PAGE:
The coronavirus pandemic has triggered a new wave of ‘coronaspeak’ made up of novel slang words.
Researchers at King’s College London have collated the new slang terms, which are a product of the unprecedented situation people across the globe have found themselves in.
New Covid-19-related words include ‘Miley Cyrus’ for coronavirus and ‘sanny’ for hand sanitizer
New Covid-19-related words include ‘Miley Cyrus’ for coronavirus and ‘sanny’ for hand sanitizer.
Others include ‘Covidiot’, referring to someone who is flouting lockdown or failing to follow social distancing rules, and ‘Iso’, the Australian abbreviation for ‘self-isolation’.
Tony Thorne of King’s College London’s Modern Language Centre told the Sun: ‘We are having to come to terms with unfamiliar medical and scientific terminology.
The coronavirus pandemic has triggered a new wave of ‘coronaspeak’ made up of novel slang words
‘Coronaspeak can help the public make sense of the crisis but may also increase levels of stress and confusion if people can’t keep up.’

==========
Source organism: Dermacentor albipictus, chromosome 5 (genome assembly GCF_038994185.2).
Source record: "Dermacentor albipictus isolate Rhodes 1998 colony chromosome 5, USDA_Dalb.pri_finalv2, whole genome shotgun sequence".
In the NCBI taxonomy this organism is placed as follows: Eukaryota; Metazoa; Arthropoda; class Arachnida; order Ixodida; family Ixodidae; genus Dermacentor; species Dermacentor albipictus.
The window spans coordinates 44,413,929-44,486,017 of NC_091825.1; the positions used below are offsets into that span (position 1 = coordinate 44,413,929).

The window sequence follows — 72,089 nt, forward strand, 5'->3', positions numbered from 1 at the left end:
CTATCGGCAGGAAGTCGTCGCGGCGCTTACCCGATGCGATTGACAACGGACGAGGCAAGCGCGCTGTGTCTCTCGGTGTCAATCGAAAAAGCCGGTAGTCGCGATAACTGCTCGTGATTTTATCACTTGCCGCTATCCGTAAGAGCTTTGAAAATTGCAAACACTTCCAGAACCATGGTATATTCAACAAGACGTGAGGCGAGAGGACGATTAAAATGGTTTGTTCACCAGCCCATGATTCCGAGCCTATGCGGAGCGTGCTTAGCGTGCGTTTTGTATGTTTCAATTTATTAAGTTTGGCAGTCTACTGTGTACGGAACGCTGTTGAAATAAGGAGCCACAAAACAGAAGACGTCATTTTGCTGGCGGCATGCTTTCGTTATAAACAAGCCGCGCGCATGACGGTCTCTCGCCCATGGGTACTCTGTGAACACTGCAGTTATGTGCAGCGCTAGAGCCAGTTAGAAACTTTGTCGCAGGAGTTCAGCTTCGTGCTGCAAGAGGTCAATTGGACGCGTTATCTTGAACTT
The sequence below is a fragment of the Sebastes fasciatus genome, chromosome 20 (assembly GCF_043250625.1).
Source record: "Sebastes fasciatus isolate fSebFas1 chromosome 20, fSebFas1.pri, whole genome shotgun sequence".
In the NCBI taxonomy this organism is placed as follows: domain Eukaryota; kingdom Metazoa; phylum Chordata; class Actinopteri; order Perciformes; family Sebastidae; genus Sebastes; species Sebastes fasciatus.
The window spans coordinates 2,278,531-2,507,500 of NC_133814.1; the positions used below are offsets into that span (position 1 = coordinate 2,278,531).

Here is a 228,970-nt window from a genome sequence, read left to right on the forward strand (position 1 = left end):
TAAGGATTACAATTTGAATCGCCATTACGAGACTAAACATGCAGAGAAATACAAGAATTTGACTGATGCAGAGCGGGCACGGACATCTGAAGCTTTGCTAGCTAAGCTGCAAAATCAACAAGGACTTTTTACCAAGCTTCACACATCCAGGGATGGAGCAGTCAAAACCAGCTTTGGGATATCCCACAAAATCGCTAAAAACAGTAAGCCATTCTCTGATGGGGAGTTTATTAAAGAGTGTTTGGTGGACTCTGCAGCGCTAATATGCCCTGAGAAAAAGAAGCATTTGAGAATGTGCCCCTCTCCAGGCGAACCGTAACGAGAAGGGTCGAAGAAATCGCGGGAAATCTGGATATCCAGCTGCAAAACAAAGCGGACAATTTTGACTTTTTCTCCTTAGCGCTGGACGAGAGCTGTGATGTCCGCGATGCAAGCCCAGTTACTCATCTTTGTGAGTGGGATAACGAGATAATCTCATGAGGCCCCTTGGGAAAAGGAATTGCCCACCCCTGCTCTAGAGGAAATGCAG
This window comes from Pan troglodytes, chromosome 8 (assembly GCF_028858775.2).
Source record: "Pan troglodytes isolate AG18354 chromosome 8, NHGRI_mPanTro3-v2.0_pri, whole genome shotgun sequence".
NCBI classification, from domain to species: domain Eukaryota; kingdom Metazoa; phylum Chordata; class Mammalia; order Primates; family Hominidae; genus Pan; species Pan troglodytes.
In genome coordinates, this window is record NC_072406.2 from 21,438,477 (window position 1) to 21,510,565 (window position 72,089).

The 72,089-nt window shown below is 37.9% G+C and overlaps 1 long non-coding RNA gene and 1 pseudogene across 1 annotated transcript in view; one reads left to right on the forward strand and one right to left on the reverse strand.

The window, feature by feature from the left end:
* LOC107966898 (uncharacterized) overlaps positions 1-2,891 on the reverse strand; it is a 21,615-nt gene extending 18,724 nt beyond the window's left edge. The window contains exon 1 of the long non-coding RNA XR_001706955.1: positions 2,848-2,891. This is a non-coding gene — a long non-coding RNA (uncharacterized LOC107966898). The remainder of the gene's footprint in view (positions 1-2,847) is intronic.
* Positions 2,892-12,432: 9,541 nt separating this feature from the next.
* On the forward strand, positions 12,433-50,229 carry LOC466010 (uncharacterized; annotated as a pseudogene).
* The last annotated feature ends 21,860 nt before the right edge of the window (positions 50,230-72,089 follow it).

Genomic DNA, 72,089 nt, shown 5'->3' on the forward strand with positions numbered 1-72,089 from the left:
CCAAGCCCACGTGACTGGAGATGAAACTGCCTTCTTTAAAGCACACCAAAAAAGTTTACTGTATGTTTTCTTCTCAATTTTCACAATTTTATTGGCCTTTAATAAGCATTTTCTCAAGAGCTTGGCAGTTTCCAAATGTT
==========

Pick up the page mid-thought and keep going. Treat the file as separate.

He continued: ‘In China, Covid-19 led to a whole new specialisation devoted to making language services part of the emergency response.
‘This underlines the need for linguists to participate in fighting Covid-19 to prevent and control miscommunication.’
Coronavirus slang words
Coronacation – forced time off work due to the virus
Coronalusional – having delusional or strange thoughts due to pandemic
Covidiot – someone disobeying lockdown or self-isolation rules
Covid-19(lbs) – weight gained during lockdown
Corona Bae – the partner you are quarantining with
Drivecation – holiday in parked motorhome
Hamsterkaufing– stockpiling food like a hamster (German)
Iso – isolation (Australian)
Isobar – fridge well-stocked with alcohol to get through the pandemic
Isodesk – home workplace
Miley Cyrus – coronavirus
Morona – person behaving moronically during the pandemic
Post-rona – when the pandemic is over
The rona – another word for coronavirus (Australian)
Quarantine and chill – chilling at home during the pandemic